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Australian Lab Finds New Use for Old Butts

Wednesday, August 16, 2017

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Researchers based out of RMIT University, in Melbourne, Australia, have come up with a solution to address one of the industry's chronic pollution issues by adding an unusual component to asphalt, concrete and other building materials: old cigarette butts.

Unconventional as it may be, the practice would recycle an otherwise largely unusable material while preventing contaminants from leaking into the ground, and even reduce localized heating in urban areas.

Butting Out Pollution

According to RMIT University, 6 trillion cigarettes are manufactured every year. This means that 1.2 million tons of cigarette butt waste winds up polluting streets, sidewalks and other areas. By 2025 these numbers will see a 50 percent increase, largely due to a projected upswing in global population, the university notes.

RMIT University

Researchers based out of RMIT University—led by Abbas Mohajerani, a senior lecturer in the school’s engineering department—have found that asphalt mixed with cigarette butts is both capable of handling heavy traffic, and reduces the urban heat island effect.

When a cigarette butt is in use, the filter collects toxic substances—arsenic, zinc, iron, cadmium and copper. One big problem is that when the butt is thrown away, if it is exposed to water, the substances it absorbed are released into the environment. On top of this, the elements themselves do not break down, and the filter itself is not biodegradable.

The exposure to water becomes a major issue once the cigarette butts get into storm water systems.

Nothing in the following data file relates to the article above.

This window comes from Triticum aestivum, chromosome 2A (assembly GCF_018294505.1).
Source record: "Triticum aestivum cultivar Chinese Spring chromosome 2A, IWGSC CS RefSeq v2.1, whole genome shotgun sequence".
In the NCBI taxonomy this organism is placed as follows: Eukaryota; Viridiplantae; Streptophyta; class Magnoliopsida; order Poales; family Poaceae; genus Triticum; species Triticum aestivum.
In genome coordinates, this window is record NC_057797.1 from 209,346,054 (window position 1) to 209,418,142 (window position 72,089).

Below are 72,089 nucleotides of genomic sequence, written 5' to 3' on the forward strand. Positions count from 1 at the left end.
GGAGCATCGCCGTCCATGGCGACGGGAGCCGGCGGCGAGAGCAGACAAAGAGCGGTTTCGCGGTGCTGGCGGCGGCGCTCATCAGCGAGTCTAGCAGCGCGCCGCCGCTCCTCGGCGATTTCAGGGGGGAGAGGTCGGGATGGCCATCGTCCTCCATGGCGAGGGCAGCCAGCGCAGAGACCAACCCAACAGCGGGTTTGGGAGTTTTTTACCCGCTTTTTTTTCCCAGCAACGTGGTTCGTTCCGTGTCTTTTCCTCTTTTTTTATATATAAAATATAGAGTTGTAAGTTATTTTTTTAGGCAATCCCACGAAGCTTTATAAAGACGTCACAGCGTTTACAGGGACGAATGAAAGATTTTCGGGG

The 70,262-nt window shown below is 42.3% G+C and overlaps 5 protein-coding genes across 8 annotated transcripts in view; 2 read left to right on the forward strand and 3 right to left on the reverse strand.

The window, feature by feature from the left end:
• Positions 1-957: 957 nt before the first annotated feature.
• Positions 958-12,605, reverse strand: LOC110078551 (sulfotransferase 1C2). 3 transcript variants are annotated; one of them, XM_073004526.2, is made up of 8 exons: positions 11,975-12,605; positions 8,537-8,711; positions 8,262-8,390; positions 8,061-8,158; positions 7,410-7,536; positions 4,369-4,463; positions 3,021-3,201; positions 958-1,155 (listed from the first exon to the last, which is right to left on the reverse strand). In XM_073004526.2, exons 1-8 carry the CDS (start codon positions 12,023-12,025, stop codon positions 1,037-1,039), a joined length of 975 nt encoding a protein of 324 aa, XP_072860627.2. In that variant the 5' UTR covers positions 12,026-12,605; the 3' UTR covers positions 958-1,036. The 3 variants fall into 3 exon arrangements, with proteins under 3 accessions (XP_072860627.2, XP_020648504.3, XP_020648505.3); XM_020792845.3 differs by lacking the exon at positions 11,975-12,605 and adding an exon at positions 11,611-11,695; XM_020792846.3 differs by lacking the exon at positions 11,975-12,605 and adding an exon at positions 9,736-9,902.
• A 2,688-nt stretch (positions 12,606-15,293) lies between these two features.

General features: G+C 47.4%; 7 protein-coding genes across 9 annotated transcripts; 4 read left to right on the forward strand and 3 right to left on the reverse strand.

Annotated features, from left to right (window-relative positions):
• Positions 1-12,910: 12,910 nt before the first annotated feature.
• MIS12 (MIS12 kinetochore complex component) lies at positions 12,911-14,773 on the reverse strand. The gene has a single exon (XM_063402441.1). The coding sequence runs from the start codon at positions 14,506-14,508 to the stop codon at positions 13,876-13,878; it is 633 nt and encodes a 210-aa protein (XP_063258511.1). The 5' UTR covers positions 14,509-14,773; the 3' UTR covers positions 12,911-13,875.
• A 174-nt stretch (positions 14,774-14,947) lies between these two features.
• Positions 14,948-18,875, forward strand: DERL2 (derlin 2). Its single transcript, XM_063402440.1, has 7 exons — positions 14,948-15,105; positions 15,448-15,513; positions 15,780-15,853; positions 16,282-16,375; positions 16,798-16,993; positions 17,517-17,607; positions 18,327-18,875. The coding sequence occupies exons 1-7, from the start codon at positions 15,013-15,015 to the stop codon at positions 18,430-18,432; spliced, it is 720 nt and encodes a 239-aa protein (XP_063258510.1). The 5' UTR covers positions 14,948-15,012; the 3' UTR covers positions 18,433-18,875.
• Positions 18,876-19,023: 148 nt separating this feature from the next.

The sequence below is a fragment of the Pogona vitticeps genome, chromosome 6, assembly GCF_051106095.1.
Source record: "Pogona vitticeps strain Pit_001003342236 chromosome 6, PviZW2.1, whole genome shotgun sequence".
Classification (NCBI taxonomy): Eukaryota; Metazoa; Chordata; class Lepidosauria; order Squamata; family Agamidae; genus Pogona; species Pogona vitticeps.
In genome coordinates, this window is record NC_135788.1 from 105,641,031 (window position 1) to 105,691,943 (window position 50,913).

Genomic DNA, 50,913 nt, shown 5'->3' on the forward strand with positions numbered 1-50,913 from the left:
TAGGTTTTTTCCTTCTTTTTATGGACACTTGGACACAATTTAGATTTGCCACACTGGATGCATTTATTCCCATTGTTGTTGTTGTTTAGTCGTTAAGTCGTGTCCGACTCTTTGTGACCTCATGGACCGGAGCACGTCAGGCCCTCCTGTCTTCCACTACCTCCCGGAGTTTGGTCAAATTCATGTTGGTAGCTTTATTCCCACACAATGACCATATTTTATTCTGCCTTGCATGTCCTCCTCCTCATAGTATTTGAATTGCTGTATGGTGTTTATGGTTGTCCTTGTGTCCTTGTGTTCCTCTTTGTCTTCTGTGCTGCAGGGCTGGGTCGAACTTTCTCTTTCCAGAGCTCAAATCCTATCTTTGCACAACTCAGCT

Researching Solutions

The RMIT researchers —led by Abbas Mohajerani, a senior lecturer at the school’s engineering department—have found that asphalt mixed with cigarette butts is both capable of handling heavy traffic, and reduces the urban heat island effect (UHI).

According to the Environmental Protection Agency, UHI occurs when surfaces, such as asphalt or concrete, absorb and retain energy from the sun, to the point where the local climate is affected. Surfaces like roofs or pavement can heat up to 50 to 90 degrees hotter than the air on a hot, sunny day, resulting in localized temperatures in urban areas up to 20 degrees warmer than surrounding rural areas. This results in greater energy expenditures for cooling buildings, among other effects.

The researchers found that materials made from cigarette butts, including pavement and bricks, showed more insulative properties, and less conductivity, than traditional materials. Less conductive materials, the EPA notes, can heat up quickly, but do not transfer the heat as easily.

Keeping It Safe

But how can toxins in the cigarette butts be prevented from getting into the asphalt and out into the environment?

Researchers found the answer lies in encasing each piece of trash with both bitumen (also known as asphalt), and paraffin wax.

"We actually saturate and encapsulate the cigarette butt, and we don't use them on the surface of the pavement; we use them in the second layer,” Mohajerani told ABC News in Australia. “The encapsulation prevents the leeching of those chemicals. The water cannot reach inside the filters so chemicals cannot escape from the filters."

This new method has some promising implications for the future, the team says.

“Encapsulated cigarette butts developed in this research will be a new construction material which can be used in different applications and lightweight composite products,” Mohajerani said.

In total, the RMIT research endeavor ran for five years and gained the support of the Australian government, according to Construction Equipment.

Mohajerani has also had similar success with adding cigarette butts to bricks, which revealed that bricks treated with the pollution solution needed 58 percent less energy to be produced. Therefore, if 2.5 percent of the world’s annual brick production incorporated 1 percent cigarette butts, annual worldwide cigarette production would be completely offset.


Tagged categories: Asia Pacific; Asphalt; Asphaltic/bituminous; Good Technical Practice; Research and development; Sustainability

Comment from M. Halliwell, (8/16/2017, 11:09 AM)

It's a great idea, but my concerns would be in milling the asphalt for repaving and in the use of recycled asphalt products...I would suspect the benefits may not be permanent and that the heavy metals contamination would be released in these scenarios.

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